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Scripture reflection: Keep my soul in peace before you, O Lord

 |  29 October 2017

Lectionary readings 

First reading: Malachi 1:14, 2:2, 8-10. 

Responsorial Psalm: Psalm 130(131). 

Second reading: 1 Thessalonians 2:7-9, 13. 

Gospel: Matthew 23:1-12. 

Link to readings.

Introduction

Our readings this week are both a harsh criticism of how some aspects of established religion can lead us to pride, and also a gentle teaching on simplicity and humility.

In the First Reading, Malachi has hard words for the priests who have strayed and led others to stumble.

Jesus, too, in the Gospel criticizes the leaders who lay heavy burdens on the people - those who only think of their own importance, rather than of teaching God's word and care for others.

However, the words of St Paul to the Thessalonians in the Second Reading are in great contrast.  He reveals a maternal affection for his people, and is willing to give up everything for them so as to spread the Good News. He is full of thanksgiving for God's work in them.

The Psalm is a beautiful prayer of humble trust in the Lord, with the image of a child resting in his mother's arms.  We are encouraged to hope in God whatever comes.

Perhaps this week, awareness of our closeness to God will lead us to humble prayer rather than empty practice.

Responsorial Psalm

Psalm: 130 (131)

I come to my place of prayer...

perhaps I light a candle to help me focus and remind me of God's presence.

Repeating the refrain 'Keep my soul in peace before you, O Lord' may also help me to enter slowly into prayer.

When I am ready, I read the psalm slowly, a couple of times. If I can, I try and place myself quietly in God's presence,

and remain there for as long as is comfortable.

If not, I move on to the text.

The words encourage me to be humble before my God -

to contemplate his greatness and glory, and not to focus on myself.

Can I Imagine myself as a child in the arms of God - my Mother or my Father? Or maybe I can unite myself with the young Jesus,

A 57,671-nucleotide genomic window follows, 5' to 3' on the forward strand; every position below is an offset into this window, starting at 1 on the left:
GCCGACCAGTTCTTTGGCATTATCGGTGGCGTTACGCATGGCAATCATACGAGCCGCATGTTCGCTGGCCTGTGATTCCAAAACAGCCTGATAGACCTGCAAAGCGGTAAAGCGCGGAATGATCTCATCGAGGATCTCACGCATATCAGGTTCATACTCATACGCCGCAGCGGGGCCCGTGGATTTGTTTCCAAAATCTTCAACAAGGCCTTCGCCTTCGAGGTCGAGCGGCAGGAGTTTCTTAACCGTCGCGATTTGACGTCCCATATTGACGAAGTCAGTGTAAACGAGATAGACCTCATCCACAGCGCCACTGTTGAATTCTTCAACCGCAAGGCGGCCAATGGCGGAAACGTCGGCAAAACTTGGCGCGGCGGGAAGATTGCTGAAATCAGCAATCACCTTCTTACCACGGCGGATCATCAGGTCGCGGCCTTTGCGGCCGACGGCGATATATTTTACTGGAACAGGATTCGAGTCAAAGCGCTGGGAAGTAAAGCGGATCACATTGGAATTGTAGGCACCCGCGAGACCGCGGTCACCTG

as Mary prayed this psalm with him.

I may remember others I wish to pray for,

that they may find peace and hope in the Lord.

As I end my prayer, perhaps I will remember the response throughout the day.

Gospel 

Matthew 23: 1-12

As I settle to pray, I take the time to quieten my mind and body.

I breathe in God's love and goodness, and ask the Spirit to be with me as I prepare to pray the Gospel.

Having read the text slowly a couple of times, I try and place myself in the crowd listening to Jesus.

His words are very direct. How do I feel as I listen?

Am I amongst the scribes and Pharisees, aware that I do not always act according to what I think or say? If so, perhaps I can speak to Jesus about this.

Or maybe I am among the crowd, and feel weighed down by duties and obligations.  Can I speak of this to the Lord?

I sit quietly and endeavour to listen and to rest in God's presence. Maybe I think of my motivations - not allowing myself to be cowed, but neither seeking approval. I ponder on Jesus's respect for others.

I consider his words:'You are all brothers and sisters'. I pray for unity in the Church, in the world.

I finish my prayer with a slow 'Our Father...'

 

 

Prepared by St Beuno's Outreach in the Diocese of Wrexham

 

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